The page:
“While we Americans may see and think of it as a Ford Falcon, if you wanted to buy one in Canada, you had to go to a Mercury dealer, not Ford.”

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thirty (30) existing cars. Most of them reside in salvage yards, or are resting peacefully in farm fields. Of the thirty (30) of which he is aware, less than half (12) are in running condition. Now we turn to GM of Canada and the Acadian Beaumont. With this ride it is hard to say we Americans know it as a ____. That is because a quick glance leaves one confused. Am I looking at a Chevelle or a Pontiac? This is a logical question as the Acadian Beaumont is in fact a Chevelle displaying Pontiac styling cues. In my opinion, the blend does mesh quite well. The Acadian was marketed from 1962 through 1971 as a Canadian compact/intermediate. Interestingly, it was sold by Buick and Pontiac dealers, not Chevrolet. On introduction in 1962, the Chevy II platform was used. In 1964 a switchover to the Chevelle body occurred. In doing research for this topic I did run across a decent web site for the Acadian. It will provide plenty of meaningful info on this ride. The site is http://roadtests.tripod.com/canadianacadians/. The Pontiac tie to the Acadian is that it was originally intended to substitute for the Tempest, then unavailable in Canada. So why these different cars north of the border? In 1960, with the introduction of the Corvair, the big three launched a U.S. effort to meet the Japanese imports head-on. Canadians also wanted a piece of this action. The problem was, at the time there was no North American Free Trade Act (NAFTA). All U.S. cars were taxed heavily when imported to Canada, making them cost prohibitive. Rather than import unmarketable vehicles, Canada produced their own with unique Canadian styling touches. Ergo, the slightly different versions of familiar U.S. cars.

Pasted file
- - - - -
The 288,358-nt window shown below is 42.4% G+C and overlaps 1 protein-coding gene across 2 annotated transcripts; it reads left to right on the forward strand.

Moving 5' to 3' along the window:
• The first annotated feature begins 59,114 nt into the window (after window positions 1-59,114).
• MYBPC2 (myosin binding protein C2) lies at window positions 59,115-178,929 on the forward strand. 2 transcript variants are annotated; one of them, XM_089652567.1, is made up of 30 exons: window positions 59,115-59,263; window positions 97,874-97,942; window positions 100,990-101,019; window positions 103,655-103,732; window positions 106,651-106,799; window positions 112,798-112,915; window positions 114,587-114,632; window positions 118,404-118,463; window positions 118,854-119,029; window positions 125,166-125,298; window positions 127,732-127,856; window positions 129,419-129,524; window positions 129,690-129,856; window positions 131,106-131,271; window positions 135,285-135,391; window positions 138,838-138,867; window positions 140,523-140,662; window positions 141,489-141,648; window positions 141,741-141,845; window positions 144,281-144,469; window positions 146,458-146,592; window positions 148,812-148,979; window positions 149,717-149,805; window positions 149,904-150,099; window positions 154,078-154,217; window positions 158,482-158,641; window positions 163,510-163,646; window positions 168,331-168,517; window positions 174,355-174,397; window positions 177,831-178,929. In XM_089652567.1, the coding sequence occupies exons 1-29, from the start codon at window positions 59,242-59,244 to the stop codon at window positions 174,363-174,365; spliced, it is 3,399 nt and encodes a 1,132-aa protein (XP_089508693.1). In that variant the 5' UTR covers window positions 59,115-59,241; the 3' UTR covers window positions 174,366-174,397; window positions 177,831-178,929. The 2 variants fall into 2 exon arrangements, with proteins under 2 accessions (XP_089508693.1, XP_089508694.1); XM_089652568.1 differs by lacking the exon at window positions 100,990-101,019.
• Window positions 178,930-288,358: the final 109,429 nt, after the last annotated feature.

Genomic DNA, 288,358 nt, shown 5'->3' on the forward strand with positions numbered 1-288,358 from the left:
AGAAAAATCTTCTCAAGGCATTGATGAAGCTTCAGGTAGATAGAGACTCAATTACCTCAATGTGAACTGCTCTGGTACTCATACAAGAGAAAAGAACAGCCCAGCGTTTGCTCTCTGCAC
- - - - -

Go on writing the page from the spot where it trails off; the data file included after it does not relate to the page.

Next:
“[T]he Acadian Beaumont is in fact a Chevelle displaying Pontiac styling cues. In my opinion, the blend does mesh quite well.”

I couldn’t resist! Hey, it is my newsletter. I can do what I want, right?

Why we like old rides!

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After grousing in a public message on the Allanté Net (http://www.allante.us/cgi-bin/ yabb/YaBB.pl) that Auntie Pearl’s headlights do not automagically turn off, I have been educated. Apparently they do go off if left on. The key to making that happen is to not use the headlight switch when turning them on. Duh? Why did I not think of that? Evidently, one should activate the headlights by using the “twilight sentinel” switch? I guess it is time to dig out the owner’s manual and figure out which switch that is, and how to use it? [Update-I did. The lights have been tested and now turn themselves on and off!] Us “blue-collar folk” are not used to all this high tech luxury. I guess we have a real need for schooling on the finer points of living the high life if we intend to continue trying to invade such refined circles? I have also been advised that the problem with my non-working cruise control may be as simple as the kill switch on the brake pedal being out of adjustment. Then again, it could be a bad vacuum line? Time for me to do some reading and hands-on investigation.

– Ok, I’ve had my say for the month. Now it’s your turn! I invite/encourage submission of your comments, opinions and contributions, and ask that you help spread the word about our publication. Everything sent shall indeed be reviewed by me. Submissions should be sent to CCC® at OldsD88@gmail.com. – – Now that you have finished reading this month’s issue of the newsletter, come start/ join an ongoing dialog with other CCC® readers and like-minded car collector folk on the CCC® Forum. Stop by, check us out and share your views … . _______________________________________


 

The Gilmore Museum TBD

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Photo Gallery 1956 Monarch Richelieu

1960 Frontenac

Acadian Beaumont

Auntie Pearl alongside the Langford Starfire in Windsor, Ontario Canada (awaiting a jump start!)